top of page

Why Microchip Your Pet?

One in every three dogs are reported missing in their lifetimes.  A microchip can help bring them home!


Here are some reasons to microchip your pet:

1.  Collars, harness and tags can fall off or be removed.  A microchip is the size of a grain of rice and is implanted under the skin in a quick, easy procedure.  If lost, a pet can be scanned by a vetrinarian, local law enforcement or an animal welfare organization to find the identity of the owner.  Your pet should also continue to wear collars and ID tags to be more quickly identified without a microchip scanner.

2.  Microchips contain a unique ID number and must be registered into a national database to be effective.  It is most important to keep address and contact information up to date.  Your veterinarian can assist you with this.

Why Spay or Neuter Your Pet?

According to the ASPCA (American Society for Prevention of Cruelty to Animals), by spaying or neutering your pet, you’ll help control the pet homelessness crisis, which results in millions of healthy dogs and cats being euthanized in the United States each year simply because there aren’t enough homes to go around. There are also medical and behavioral benefits to spaying (female pets) and neutering (male pets) your animals.

Here are some of the medical benefits:

  • Your female pet will live a longer, healthier life. Spaying helps prevent uterine infections and breast tumors, which are malignant or cancerous in about 50 percent of dogs and 90 percent of cats. Spaying your pet before her first heat offers the best protection from these diseases.

  • Neutering your male companion prevents testicular cancer and some prostate problems.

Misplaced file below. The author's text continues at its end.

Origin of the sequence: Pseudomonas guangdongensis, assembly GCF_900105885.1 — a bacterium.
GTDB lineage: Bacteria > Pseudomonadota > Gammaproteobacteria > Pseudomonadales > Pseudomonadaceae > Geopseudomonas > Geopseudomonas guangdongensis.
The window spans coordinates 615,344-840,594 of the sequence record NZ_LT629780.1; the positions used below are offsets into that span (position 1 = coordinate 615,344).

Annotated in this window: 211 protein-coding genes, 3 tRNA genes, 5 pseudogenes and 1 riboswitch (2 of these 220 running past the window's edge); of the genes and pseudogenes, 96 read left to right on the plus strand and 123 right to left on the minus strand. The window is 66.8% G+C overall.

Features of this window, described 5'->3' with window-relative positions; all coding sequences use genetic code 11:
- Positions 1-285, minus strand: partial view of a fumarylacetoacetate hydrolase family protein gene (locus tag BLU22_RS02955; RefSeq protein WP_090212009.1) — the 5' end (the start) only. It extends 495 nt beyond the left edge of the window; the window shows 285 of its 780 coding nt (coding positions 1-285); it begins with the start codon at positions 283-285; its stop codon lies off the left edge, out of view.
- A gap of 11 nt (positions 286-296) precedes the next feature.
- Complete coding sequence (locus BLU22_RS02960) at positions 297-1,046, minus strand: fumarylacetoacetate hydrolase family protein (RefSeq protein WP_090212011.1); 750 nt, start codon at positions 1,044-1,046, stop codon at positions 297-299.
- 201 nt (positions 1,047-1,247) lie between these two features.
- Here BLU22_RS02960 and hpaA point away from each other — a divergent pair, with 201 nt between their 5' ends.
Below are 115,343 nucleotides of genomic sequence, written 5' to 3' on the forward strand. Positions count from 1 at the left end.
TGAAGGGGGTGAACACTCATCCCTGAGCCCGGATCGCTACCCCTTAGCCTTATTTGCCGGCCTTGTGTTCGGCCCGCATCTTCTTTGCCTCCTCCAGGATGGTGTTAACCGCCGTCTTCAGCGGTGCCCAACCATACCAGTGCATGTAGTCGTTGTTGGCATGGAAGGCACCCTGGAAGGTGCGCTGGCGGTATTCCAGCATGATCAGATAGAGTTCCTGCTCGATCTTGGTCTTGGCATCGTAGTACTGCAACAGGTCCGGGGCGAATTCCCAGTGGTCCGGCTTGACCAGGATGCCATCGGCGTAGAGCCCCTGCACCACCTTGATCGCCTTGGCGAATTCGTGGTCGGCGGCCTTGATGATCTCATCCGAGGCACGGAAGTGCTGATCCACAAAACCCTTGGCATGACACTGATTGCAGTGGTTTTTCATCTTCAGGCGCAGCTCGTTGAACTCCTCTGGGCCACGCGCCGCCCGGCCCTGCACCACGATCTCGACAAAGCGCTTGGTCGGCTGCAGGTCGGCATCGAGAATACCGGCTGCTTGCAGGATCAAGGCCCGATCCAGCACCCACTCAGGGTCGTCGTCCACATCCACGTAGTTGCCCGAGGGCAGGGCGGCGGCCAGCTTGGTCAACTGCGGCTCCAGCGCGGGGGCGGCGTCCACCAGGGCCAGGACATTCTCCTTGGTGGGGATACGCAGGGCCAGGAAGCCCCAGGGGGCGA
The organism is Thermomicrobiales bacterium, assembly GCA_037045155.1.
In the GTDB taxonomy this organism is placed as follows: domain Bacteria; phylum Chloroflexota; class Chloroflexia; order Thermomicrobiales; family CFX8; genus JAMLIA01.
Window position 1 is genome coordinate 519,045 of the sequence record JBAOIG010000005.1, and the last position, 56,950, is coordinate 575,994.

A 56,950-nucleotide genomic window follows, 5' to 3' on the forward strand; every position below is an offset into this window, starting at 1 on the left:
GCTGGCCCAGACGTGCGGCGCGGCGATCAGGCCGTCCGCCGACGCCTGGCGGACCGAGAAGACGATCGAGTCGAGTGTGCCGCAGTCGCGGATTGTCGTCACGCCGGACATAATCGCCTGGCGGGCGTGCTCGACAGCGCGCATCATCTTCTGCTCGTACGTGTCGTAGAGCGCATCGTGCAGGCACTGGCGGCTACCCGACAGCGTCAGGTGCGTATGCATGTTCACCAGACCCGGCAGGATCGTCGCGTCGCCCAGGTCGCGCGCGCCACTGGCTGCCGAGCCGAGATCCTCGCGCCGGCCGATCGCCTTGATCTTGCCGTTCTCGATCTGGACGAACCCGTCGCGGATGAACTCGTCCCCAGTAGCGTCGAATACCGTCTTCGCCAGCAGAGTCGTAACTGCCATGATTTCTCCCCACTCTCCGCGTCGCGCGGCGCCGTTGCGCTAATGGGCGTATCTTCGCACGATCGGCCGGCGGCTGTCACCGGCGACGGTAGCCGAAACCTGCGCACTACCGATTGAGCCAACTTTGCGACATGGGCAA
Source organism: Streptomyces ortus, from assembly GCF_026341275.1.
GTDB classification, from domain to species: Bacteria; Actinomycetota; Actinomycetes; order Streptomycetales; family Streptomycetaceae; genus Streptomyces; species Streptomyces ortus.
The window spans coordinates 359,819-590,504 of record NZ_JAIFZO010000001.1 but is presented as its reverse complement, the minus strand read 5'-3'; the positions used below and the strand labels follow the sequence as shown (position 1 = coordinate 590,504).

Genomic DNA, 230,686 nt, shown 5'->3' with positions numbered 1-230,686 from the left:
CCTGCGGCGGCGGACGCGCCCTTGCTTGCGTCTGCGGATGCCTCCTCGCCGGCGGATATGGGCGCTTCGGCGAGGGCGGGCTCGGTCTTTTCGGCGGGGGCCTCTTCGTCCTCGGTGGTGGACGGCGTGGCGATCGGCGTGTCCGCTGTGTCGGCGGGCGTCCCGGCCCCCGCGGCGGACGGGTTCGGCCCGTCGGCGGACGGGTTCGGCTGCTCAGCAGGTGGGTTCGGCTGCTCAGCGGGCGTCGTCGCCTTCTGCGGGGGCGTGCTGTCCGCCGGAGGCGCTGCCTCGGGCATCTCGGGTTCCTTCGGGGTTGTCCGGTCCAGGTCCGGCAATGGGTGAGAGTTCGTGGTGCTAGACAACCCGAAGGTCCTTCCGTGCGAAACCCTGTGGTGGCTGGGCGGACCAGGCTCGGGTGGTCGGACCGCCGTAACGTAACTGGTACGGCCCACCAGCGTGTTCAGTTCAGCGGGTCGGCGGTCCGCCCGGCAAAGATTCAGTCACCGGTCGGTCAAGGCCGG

And behavioral benefits:

  • Your spayed female pet won't go into heat. While cycles can vary, female felines usually go into heat four to five days every three weeks during breeding season. In an effort to advertise for mates, they'll yowl and urinate more frequently—sometimes all over the house!

  • Your male dog will be less likely to roam away from home. An intact male will do just about anything to find a mate, including finding creative ways escape from the house. Once he's free to roam, he risks injury in traffic and fights with other male animals.

  • Your neutered male may be better behaved. Unneutered dogs and cats are more likely to mark their territory by spraying strong-smelling urine all over the house. Your dog might be less likely to mount other dogs, people and inanimate objects after he’s neutered. Some aggression problems may be avoided by early neutering.


Spaying/neutering your pets is also highly cost-effective. The cost of your pet's spay/neuter surgery is far less than the cost of having and caring for a litter.

bottom of page